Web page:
The franchising structure itself contributes to fast-food restaurant violations, the official overseeing the Labor Department’s wage-and-hour enforcement strategy argues, but the theory is subject to debate.
Regardless of the cause, here’s what’s certain: Fast-food workers earn low wages to begin with and when Wage and Hour Division investigators audit leading quick-service brands, they’re very likely to find Fair Labor Standards Act violations.
Worker advocates say there’s a persistent problem of fast-food managers feeling pressured to cut labor costs, and that the franchise business structure plays a role. Stores run by owners of multiple outlets might be especially prone to cheating workers, Michael Hancock, of counsel at plaintiffs’ firm Cohen Milstein Sellers & Toll PLLC in Washington, told Bloomberg BNA.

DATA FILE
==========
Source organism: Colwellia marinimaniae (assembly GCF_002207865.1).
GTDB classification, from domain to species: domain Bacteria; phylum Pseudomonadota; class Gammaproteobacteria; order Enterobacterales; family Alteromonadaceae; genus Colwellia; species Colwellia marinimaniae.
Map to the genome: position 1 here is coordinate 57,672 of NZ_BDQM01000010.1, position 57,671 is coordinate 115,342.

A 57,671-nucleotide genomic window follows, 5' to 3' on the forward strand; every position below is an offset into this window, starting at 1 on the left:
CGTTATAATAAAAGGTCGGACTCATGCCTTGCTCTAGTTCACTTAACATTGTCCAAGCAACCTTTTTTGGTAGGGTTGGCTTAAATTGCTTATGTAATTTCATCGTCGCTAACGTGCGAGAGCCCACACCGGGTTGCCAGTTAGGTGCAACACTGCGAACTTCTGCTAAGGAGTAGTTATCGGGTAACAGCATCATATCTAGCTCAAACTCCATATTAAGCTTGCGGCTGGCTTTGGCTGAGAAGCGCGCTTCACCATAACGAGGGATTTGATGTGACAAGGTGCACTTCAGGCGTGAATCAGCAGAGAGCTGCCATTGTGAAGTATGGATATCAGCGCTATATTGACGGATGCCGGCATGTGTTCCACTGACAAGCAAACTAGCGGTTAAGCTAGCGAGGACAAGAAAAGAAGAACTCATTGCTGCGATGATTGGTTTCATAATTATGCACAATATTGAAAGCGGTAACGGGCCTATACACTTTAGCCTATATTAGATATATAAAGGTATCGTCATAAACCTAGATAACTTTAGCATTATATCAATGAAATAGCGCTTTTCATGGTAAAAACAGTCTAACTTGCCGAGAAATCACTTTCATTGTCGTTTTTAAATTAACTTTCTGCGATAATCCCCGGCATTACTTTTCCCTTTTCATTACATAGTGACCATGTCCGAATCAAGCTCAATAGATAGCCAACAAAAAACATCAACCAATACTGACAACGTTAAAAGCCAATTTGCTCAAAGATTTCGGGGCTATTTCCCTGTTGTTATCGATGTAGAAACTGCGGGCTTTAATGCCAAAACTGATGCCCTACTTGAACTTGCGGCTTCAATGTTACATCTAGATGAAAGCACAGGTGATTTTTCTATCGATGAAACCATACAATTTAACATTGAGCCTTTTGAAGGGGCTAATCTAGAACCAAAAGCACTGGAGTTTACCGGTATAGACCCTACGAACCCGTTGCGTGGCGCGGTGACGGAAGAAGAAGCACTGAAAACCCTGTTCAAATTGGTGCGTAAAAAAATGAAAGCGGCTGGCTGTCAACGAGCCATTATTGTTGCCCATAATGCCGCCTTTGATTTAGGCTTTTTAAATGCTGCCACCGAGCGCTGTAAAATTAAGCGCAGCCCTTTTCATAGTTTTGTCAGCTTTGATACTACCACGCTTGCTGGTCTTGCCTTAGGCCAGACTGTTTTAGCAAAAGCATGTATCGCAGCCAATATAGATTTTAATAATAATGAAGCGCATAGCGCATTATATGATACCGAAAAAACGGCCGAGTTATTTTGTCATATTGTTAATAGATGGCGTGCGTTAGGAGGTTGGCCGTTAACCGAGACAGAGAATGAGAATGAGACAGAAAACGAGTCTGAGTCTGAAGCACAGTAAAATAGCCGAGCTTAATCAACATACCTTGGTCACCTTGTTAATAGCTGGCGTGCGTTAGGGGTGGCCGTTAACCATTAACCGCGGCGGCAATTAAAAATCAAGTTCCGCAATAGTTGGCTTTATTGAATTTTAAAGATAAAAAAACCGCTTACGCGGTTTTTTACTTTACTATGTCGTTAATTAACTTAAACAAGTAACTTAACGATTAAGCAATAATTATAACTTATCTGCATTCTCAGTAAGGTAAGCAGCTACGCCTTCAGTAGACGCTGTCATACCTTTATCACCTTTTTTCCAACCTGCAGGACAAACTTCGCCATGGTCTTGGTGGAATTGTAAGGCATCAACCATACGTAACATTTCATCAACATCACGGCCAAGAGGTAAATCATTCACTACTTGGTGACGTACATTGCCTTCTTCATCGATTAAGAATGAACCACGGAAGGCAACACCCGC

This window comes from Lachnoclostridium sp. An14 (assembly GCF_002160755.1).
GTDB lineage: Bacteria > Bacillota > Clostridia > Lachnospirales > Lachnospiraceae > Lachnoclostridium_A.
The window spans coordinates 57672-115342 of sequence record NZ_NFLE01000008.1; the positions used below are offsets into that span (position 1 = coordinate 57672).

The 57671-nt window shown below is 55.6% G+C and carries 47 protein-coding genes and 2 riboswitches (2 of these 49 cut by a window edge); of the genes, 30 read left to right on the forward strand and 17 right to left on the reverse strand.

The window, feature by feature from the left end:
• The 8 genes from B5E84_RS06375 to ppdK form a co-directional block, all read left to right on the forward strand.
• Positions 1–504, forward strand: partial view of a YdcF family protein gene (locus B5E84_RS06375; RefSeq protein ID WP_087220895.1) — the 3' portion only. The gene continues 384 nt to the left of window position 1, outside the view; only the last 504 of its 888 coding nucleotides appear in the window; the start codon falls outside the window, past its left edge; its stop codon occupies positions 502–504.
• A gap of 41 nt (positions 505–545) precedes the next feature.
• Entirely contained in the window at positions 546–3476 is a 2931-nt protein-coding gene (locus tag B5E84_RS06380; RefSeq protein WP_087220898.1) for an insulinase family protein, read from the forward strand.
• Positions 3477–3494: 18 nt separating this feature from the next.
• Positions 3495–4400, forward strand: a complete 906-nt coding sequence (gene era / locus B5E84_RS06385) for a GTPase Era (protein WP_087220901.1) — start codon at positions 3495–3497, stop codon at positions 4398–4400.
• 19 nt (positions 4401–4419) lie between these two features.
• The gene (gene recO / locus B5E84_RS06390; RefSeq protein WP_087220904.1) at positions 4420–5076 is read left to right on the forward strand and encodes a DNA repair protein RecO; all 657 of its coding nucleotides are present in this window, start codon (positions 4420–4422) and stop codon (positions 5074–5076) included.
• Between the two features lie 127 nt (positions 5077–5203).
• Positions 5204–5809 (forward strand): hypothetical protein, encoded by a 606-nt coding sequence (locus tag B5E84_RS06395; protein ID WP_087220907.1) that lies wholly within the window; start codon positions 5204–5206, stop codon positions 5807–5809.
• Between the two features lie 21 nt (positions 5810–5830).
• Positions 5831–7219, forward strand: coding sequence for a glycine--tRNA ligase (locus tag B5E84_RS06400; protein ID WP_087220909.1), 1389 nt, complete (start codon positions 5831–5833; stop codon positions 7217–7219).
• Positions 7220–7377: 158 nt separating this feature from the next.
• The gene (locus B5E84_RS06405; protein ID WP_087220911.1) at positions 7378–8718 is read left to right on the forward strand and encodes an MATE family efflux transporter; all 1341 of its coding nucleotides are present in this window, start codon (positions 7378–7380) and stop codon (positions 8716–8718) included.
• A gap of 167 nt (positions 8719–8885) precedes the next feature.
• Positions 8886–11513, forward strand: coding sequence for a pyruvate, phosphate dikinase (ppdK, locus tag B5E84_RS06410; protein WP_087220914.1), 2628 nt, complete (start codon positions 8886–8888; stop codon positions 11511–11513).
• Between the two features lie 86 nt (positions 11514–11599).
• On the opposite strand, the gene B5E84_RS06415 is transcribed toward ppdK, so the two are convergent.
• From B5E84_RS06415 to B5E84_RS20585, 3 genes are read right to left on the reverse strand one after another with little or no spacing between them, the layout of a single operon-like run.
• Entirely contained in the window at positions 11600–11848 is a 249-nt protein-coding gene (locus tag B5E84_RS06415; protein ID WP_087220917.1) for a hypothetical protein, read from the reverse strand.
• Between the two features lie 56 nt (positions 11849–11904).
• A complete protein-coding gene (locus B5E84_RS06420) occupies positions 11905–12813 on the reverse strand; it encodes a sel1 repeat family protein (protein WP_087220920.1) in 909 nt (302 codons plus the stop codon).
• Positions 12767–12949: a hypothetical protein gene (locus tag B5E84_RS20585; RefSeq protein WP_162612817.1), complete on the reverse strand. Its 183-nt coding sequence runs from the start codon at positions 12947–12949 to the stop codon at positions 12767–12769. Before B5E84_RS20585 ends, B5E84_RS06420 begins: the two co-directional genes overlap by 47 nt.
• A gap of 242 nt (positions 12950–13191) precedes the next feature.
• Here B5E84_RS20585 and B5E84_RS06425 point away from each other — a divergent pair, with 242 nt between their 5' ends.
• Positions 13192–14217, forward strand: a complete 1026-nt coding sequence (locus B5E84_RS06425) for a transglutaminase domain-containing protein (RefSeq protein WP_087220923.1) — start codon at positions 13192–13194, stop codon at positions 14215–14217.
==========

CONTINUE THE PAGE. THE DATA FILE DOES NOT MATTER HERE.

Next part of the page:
“When you’re in a low-margin business like fast food, there’s always going to be pressure to find ways to cut costs,” said Hancock, who was the WHD’s assistant administrator for policy until February 2015. “Part of what’s driving noncompliance is that at the ground level, these managers are given a labor budget” that is unnecessarily low and “that pushes them in some cases to cheat.”
This article originally appeared in Bloomberg BNA.